Court Fight Looms as Questions Swirl Over Trump's Finances

NEW YORK (AP) -- Questions about Donald Trump's business practices are piling up. Whether the former president is forced to answer any of them under oath could be decided in a matter of days.

New York's attorney general will go to court Thursday seeking to enforce a subpoena for Trump's testimony in a civil investigation she says uncovered evidence his company used "fraudulent or misleading" valuations of golf clubs, skyscrapers and other properties to get loans and tax benefits.

The hearing, before state Judge Arthur Engoron in Manhattan, is the next step in a legal battle that has unfolded in court papers over the last few weeks, including the revelation Monday that Trump's longtime accounting firm recently dumped him after warning that financial statements it prepared could not be trusted.

Trump's lawyers had argued those financial statements were truthful, and attempts to pick them apart over what they characterized as minor mistakes or omissions were politically motivated.

Trump issued a lengthy statement Tuesday night alleging that the accounting firm, Mazars USA LLP, cut ties with him because it had faced "vicious intimidation tactics" from authorities investigating him.

In a letter posted to the court docket as evidence, Mazars urged the Trump Organization on Feb. 9 to inform anyone who'd been given his Statement of Financial Condition, such as banks and insurers, that "those documents should not be relied upon."

The accounting firm said that while it hadn't found "material discrepancies" in reviewing the documents, it said the "totality of the circumstances" made it imprudent to use them going forward.

The Associated Press contacted several of Trump's lenders to see what, if any, effect the Mazars letter would have on Trump's existing financial arrangements, including the hundreds of millions of dollars worth of loans that investigators said were secured using the Statements of Financial Condition. They either didn't respond or declined comment, citing policies barring them from speaking about clients.

Trump, in his statement Tuesday, said his net worth is "approximately $8 to $9 billion" based on the value of his brand and "current enthusiasm and transactions which have or will take place," far higher than recent estimates in financial publications. Forbes, whose editor testified before a grand jury investigating Trump, pegged his worth at $2.5 billion as of last September.

Trump went onto praise his company's "fantastic assets that are unique, extremely valuable and, in many cases, far more valuable than what was listed in our Financial Statements."

Attorney General Letitia James said in a statement previewing Thursday's arguments that given the evidence, including Mazars' findings, "there should be no doubt that this is a lawful investigation and that we have legitimate reason" to question Trump under oath.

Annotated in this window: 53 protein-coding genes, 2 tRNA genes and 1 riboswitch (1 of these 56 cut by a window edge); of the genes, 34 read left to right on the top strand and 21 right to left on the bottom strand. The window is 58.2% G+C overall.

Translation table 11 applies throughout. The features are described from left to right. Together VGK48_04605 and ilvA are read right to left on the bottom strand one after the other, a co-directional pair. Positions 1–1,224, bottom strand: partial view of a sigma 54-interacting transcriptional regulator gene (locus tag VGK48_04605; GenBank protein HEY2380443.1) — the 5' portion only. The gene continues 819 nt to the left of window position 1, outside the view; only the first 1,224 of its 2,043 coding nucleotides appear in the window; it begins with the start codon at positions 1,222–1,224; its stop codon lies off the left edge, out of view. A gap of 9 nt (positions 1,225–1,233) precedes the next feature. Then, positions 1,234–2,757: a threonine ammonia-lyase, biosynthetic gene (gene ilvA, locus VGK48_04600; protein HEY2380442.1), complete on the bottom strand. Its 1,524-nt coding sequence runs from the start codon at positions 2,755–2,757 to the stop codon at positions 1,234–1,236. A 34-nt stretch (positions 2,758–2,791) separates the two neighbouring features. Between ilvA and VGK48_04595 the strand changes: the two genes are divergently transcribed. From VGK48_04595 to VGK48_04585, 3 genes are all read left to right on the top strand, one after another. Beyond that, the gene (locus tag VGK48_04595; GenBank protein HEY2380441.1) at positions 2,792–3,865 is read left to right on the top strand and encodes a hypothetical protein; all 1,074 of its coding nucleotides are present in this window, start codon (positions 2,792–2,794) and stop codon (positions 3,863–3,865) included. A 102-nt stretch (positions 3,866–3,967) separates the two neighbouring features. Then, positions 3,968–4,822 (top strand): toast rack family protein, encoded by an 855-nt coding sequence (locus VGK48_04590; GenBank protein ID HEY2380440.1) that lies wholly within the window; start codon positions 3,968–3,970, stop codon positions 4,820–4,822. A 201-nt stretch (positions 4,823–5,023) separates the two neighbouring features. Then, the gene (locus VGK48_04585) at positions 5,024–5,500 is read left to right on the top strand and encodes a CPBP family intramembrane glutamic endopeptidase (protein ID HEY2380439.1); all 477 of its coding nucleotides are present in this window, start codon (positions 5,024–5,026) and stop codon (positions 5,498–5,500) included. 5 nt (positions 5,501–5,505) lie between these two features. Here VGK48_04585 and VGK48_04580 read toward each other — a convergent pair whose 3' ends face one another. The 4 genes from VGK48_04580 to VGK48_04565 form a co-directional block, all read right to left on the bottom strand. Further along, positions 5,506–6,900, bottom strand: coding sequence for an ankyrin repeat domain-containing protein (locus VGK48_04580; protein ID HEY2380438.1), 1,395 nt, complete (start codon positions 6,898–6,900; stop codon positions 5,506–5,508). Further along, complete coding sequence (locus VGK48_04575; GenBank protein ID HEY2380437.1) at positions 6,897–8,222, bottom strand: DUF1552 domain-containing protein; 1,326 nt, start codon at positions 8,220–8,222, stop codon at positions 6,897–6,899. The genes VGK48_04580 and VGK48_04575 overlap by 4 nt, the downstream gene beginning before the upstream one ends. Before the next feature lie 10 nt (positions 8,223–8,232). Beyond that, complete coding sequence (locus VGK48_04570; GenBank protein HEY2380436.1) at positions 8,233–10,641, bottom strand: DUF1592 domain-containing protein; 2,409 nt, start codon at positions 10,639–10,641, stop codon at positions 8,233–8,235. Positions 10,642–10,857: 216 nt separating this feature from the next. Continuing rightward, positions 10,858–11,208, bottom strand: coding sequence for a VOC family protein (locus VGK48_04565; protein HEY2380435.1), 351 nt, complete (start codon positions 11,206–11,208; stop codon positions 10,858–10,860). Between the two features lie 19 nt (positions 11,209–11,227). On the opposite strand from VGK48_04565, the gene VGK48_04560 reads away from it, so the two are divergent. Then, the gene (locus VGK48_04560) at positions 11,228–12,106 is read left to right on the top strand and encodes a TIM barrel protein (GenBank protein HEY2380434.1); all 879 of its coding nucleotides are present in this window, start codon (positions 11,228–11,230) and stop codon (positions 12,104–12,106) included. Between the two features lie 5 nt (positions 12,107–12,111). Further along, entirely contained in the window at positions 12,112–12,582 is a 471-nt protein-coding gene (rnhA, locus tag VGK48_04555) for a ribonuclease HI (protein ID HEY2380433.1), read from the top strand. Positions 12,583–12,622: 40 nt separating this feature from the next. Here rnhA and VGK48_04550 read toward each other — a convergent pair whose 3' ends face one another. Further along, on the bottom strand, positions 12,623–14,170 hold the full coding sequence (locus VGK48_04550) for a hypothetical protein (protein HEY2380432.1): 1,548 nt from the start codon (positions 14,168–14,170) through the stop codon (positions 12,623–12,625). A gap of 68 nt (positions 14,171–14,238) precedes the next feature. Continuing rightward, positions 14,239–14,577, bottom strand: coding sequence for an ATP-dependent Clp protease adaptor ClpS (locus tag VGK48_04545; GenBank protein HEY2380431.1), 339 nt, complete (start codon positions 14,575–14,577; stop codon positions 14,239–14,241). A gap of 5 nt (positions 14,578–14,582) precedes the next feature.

Trump's lawyers pointed to Mazars declaration that it hadn't found any substantial discrepancies in the documents as more evidence that the former president's company did nothing wrong.

The same legal fight also involves subpoenas that James issued to Trump's two eldest children, Ivanka and Donald Trump Jr., both trusted allies of their father who've been executives in their family's Trump Organization.

In challenging the subpoenas, lawyers for the Trumps argue that any testimony they give in James' civil probe could be then used against them in a parallel and sometimes overlapping criminal investigation -- although they could invoke their Fifth Amendment right to remain silent, as others in Trump's orbit have.

James' investigation itself is civil in nature, meaning she could bring a lawsuit and seek financial penalties against Trump or his company, or even a ban on them being involved in certain types of businesses, as happened last month when a judge barred ex-drug company CEO Martin Shkreli from the pharmaceutical industry for life. Court documents indicate that James has at least until April to decide on whether to take legal action.

Engoron, the judge hearing Thursday's arguments, previously sided with James on other matters relating to the probe, including making another Trump son, Trump Organization executive Eric Trump, testify after his lawyers abruptly canceled a scheduled deposition.

Eric Trump and Trump Organization finance chief Allen Weisselberg each invoked the Fifth Amendment more than 500 times when questioned by James' lawyers during separate depositions in 2020, according to court papers.

Last summer, spurred by evidence uncovered in James' civil investigation, the Manhattan district attorney's office charged Weisselberg and the Trump Organization with tax fraud, alleging he collected more than $1.7 million in off-the-books compensation, including apartment rent, car payments and school tuition. Weisselberg and the company have pleaded not guilty.

Trump has responded to both New York investigations by decrying the probes as part of a partisan "witch hunt." Both James and Manhattan District Attorney Alvin Bragg are Democrats.

Last year, Trump lost a multiyear fight to block the DA's office from obtaining his tax returns. In December, he sued James in federal court, seeking to put an end to her investigation.

In court papers ahead of Thursday's hearing, Trump's lawyers doubled down on his contention that James was after him for political purposes, writing that she had "relentlessly targeted" Trump, his family, company and associates "because of her dislike of his speech and political views."